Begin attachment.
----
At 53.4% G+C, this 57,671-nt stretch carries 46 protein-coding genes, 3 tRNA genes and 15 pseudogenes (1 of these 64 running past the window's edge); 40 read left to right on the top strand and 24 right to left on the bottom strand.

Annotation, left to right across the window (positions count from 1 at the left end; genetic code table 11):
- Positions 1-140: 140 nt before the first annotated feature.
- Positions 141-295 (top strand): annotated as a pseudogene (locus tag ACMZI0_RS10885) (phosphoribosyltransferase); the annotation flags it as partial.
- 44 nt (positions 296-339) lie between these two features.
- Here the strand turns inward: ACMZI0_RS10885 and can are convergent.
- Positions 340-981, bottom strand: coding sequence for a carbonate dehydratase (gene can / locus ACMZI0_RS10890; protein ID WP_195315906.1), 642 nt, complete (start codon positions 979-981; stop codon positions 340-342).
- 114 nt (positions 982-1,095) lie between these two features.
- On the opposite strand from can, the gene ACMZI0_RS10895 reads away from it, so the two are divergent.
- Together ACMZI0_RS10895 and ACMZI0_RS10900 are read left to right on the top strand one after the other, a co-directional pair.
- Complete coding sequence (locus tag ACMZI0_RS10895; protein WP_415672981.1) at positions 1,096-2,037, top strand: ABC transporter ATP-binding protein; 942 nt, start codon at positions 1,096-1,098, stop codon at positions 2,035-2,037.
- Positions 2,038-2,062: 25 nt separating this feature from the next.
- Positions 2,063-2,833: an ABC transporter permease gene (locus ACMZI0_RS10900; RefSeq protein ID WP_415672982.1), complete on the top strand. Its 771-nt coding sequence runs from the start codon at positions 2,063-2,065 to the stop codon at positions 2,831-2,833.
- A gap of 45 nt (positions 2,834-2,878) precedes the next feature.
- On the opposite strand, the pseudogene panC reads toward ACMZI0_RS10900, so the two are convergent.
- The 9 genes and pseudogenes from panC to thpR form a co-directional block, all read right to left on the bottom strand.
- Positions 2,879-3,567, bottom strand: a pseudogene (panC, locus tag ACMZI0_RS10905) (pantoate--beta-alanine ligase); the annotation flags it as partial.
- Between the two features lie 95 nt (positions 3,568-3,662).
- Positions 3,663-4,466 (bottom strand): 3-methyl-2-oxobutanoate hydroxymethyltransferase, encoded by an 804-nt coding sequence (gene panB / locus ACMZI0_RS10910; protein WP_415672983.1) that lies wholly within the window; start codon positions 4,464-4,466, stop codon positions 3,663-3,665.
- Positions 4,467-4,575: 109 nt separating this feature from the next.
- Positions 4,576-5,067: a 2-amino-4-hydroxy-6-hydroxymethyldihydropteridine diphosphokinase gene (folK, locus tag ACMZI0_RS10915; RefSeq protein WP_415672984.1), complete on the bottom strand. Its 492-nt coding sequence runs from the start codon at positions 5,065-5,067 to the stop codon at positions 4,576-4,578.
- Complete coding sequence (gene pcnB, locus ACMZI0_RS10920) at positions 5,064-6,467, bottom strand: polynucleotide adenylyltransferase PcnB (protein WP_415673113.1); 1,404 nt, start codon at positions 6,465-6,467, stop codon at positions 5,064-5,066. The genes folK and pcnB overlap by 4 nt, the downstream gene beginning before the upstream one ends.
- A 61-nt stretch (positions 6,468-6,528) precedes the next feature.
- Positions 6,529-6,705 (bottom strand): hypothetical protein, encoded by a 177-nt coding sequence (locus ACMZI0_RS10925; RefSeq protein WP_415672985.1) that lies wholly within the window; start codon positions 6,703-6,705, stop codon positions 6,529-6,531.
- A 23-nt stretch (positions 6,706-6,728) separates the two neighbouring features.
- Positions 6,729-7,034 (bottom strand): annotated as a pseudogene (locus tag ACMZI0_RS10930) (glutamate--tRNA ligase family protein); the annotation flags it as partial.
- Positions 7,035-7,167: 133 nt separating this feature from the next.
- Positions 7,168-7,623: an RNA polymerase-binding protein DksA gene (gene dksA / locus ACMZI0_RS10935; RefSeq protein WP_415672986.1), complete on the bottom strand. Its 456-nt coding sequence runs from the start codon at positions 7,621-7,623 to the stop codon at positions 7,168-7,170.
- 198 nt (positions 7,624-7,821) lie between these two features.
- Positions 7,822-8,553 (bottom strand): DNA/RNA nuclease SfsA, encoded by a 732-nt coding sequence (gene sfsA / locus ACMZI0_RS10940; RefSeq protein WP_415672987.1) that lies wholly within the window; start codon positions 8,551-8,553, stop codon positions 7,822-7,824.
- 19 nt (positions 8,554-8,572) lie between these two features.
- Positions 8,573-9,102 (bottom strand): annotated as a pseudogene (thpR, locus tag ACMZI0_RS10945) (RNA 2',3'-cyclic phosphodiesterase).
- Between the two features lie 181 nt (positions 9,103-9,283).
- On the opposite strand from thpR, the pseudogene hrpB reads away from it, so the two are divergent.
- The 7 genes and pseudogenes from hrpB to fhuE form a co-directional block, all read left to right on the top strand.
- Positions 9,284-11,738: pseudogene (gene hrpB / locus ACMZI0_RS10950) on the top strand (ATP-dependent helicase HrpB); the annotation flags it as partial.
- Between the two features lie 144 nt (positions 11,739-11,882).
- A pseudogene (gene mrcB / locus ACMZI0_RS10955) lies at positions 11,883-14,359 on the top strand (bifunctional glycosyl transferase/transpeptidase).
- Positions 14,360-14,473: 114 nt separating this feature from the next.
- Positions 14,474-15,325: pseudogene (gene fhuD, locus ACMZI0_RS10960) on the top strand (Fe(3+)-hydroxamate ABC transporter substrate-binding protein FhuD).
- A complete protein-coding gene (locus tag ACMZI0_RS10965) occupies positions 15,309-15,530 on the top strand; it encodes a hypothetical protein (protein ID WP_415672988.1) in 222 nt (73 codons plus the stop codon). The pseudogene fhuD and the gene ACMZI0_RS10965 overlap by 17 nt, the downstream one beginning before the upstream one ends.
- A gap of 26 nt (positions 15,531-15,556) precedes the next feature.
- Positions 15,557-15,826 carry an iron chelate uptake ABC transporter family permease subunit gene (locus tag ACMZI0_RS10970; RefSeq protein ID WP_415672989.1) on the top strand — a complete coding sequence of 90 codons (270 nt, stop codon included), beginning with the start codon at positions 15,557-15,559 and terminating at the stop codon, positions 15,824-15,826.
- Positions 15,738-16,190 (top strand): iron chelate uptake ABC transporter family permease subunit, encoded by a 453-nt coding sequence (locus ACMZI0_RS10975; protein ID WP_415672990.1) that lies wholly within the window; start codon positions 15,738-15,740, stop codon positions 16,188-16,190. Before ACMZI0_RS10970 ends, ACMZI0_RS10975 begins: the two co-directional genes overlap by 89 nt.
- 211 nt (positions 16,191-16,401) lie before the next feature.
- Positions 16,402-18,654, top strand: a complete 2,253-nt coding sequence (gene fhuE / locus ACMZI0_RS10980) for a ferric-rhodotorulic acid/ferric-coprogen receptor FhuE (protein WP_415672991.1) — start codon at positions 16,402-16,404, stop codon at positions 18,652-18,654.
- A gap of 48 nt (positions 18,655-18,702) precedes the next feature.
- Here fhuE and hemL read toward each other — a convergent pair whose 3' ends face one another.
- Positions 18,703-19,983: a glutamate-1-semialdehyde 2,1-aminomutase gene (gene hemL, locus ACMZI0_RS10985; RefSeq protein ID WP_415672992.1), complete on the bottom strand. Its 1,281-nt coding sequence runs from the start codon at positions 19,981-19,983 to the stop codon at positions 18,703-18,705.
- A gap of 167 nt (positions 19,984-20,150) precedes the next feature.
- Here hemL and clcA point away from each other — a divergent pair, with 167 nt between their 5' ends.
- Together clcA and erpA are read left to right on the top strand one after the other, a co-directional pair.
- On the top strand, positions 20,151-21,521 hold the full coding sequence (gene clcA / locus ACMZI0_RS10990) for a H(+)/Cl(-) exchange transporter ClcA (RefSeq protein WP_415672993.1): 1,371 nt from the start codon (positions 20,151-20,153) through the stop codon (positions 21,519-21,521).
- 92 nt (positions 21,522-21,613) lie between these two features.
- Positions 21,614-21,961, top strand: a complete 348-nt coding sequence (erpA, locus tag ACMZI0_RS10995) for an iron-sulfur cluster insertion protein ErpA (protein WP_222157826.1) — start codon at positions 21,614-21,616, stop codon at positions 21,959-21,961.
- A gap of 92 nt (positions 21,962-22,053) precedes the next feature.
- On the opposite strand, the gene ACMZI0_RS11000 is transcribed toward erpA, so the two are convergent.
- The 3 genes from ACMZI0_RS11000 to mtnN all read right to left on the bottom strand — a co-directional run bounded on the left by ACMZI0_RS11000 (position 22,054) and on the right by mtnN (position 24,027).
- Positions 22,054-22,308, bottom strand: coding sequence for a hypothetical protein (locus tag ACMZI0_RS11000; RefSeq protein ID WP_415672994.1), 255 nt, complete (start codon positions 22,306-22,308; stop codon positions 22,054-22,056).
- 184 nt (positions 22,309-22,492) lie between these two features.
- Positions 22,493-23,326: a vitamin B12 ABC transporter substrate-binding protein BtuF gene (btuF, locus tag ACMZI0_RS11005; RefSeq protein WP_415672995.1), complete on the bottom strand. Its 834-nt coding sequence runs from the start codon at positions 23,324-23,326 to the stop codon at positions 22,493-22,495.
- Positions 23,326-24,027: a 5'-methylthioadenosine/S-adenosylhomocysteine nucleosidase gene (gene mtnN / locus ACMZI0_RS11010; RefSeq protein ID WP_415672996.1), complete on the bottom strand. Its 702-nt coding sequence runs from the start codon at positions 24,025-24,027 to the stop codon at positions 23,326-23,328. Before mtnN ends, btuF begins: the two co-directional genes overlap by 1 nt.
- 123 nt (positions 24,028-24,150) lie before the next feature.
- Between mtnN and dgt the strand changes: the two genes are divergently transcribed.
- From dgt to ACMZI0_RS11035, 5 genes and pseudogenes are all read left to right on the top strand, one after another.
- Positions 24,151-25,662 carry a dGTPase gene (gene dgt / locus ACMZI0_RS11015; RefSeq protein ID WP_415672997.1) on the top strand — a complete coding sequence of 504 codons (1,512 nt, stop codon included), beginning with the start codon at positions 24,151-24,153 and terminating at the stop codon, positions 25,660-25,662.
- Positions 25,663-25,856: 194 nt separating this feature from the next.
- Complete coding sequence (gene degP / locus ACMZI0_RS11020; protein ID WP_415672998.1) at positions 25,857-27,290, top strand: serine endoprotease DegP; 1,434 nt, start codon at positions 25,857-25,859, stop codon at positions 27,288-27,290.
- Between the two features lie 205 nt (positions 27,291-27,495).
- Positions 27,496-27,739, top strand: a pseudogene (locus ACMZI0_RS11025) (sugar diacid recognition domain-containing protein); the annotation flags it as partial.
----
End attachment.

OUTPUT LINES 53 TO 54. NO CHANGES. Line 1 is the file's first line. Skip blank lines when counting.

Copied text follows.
- On the top strand, positions 20,151-21,521 hold the full coding sequence (gene clcA / locus ACMZI0_RS10990) for a H(+)/Cl(-) exchange transporter ClcA (RefSeq protein WP_415672993.1): 1,371 nt from the start codon (positions 20,151-20,153) through the stop codon (positions 21,519-21,521).
- 92 nt (positions 21,522-21,613) lie between these two features.